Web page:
The youth development institution (now integrated into a national agency), the Umsobomvu Youth Fund (UYF), faltered mainly because it understood youth development in far too narrow terms; it focused on skills development (mainly for graduates) and on entrepreneurship at a time of unemployment and low economic growth. This meant the bulk of youth felt they got nothing from the UYF.
Lately, commentators and political leaders have been warning of a wave of youth resistance (I have heard this being referred to as “youth gevaar” or as the coming tsunami). Of course these warnings also spring from poverty and exclusion. These calls are made against the backdrop of contestation for the youth. They also occur in a context of contestation for the hearts and minds of the youth by, for example, Julius Malema, the Democratic Alliance and the Defence Force.
In the case of COSATU, discontent among the youth is raised as part of a left agenda and pressure for greater redistribution. Of course COSATU clashes with government when the latter refers to the trade off between emphasising the quality of work and better incomes versus increasing the number of jobs. In such cases, COSATU finds itself opposing incentive-based schemes to increase youth employment.
Of course, the likelihood and the gains of revolutionary uprisings can be exaggerated. They do occur, as we have seen in North Africa, even in the most repressive and closed societies. But they occur less frequently than proponents imagine. In addition, uprisings sometimes fall short of the desired transformative effects. In many North African countries, the unseating of a dictator is all that has been achieved so far; much more work needs to be done to attain democracy and positive economic change.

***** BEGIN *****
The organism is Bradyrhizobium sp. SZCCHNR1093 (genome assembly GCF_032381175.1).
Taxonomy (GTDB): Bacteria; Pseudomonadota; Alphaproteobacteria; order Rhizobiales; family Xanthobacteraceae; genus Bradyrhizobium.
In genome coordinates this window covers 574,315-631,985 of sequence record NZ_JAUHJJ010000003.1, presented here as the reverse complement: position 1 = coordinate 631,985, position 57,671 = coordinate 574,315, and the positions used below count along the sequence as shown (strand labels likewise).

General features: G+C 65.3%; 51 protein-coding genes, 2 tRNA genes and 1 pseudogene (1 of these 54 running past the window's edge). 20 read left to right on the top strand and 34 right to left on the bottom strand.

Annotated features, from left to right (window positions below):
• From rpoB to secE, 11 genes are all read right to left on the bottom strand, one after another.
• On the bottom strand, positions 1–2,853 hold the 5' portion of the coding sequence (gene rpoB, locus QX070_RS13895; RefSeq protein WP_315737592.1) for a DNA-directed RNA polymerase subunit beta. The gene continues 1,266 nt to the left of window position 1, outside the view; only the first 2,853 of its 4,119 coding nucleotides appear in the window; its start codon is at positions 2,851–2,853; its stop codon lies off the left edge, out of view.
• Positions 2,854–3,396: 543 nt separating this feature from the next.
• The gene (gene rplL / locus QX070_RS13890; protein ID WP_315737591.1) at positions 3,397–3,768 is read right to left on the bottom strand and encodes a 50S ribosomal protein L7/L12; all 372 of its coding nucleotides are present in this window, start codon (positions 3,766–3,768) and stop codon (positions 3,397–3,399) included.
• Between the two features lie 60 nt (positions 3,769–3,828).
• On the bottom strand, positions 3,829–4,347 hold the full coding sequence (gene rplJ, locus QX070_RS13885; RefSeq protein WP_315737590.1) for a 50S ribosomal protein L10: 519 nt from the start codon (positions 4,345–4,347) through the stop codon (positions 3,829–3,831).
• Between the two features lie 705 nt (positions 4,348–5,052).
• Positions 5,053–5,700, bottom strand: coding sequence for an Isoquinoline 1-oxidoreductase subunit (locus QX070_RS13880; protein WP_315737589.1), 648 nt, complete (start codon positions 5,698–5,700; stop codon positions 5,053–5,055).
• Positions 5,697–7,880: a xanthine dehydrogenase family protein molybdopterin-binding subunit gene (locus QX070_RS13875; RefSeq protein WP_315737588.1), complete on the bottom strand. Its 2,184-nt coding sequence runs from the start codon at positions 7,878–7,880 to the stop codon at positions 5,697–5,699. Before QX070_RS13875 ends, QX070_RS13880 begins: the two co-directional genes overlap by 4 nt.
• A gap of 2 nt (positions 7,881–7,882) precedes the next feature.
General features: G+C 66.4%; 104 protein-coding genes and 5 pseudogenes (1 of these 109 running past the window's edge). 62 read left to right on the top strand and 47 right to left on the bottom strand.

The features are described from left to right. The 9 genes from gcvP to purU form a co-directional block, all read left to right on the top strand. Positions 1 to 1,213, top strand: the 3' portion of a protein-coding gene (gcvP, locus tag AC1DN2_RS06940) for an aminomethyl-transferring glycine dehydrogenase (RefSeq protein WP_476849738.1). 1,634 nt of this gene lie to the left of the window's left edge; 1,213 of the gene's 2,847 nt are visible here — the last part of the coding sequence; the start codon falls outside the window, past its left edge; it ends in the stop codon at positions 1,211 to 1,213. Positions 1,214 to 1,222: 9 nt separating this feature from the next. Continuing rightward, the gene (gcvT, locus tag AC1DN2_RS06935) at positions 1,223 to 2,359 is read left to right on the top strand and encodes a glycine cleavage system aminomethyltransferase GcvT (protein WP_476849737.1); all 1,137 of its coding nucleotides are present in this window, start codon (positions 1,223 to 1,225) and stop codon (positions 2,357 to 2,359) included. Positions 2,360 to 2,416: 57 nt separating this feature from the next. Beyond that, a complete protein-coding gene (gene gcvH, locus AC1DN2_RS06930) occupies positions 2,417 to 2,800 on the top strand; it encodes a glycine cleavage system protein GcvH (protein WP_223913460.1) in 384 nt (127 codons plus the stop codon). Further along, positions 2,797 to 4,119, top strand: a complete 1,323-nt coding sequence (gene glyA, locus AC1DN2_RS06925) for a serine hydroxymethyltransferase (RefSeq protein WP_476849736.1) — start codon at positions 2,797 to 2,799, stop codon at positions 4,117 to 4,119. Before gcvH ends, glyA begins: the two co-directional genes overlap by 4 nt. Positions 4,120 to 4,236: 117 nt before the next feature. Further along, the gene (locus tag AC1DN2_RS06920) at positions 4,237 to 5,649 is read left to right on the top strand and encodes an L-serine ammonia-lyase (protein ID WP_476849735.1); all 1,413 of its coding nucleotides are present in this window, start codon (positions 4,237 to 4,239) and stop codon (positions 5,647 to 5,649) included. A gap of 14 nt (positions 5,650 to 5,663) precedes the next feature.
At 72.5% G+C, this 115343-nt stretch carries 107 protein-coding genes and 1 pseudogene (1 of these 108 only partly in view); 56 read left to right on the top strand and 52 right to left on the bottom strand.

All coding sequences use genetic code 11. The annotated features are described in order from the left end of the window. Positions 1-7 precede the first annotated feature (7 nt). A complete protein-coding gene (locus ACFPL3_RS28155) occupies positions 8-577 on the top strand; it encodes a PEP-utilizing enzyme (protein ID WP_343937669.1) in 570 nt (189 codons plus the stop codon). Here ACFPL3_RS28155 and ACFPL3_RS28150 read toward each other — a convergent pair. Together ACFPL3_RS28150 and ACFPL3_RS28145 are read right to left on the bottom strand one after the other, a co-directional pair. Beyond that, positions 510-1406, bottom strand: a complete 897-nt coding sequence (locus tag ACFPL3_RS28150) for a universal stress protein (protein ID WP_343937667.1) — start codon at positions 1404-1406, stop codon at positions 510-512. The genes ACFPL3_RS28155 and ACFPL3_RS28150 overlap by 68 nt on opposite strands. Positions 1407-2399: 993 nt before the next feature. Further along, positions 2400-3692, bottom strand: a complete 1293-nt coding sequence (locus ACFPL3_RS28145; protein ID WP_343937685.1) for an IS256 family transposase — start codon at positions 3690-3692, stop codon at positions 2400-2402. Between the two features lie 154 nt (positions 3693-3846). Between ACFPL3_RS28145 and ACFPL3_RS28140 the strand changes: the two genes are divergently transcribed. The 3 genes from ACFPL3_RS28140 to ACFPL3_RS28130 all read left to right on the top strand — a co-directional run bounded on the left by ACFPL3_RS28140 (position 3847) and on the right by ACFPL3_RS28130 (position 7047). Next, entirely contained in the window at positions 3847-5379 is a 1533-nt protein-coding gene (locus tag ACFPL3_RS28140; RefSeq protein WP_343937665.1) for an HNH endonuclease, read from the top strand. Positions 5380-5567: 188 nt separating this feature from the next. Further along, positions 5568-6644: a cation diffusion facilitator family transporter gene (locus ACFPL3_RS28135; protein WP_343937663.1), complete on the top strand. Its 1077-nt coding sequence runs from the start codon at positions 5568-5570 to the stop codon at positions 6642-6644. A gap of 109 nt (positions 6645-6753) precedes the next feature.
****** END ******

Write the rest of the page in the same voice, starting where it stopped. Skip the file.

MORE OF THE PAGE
Therefore, when we look at youth militancy as a force for change, we remember that this militancy can be translated into positive social change only through addition of ingredients such as slow and patient organisation-building, support for youth programmes and – more broadly – the creation of a social culture that prioritises “voice” and participation in society by as many stakeholders as possible.
This behoves us, who value youth as a force for change, to equally encourage organisation and deeper development work amongst youth. In this regard, true youth development should be situated in an understanding of a citizen-driven democracy. In terms of this, youth are not just “led” (in the negative sense of the term) or mobilised into causes or enrolled to strengthen particular agendas. Instead a deeper sense of youth involvement in society and its issues is built through programmes that emphasize youth leadership, that heighten youth engagement with human rights issues and that support young people as they aim to address local problems, build bridges and influence development in South Africa.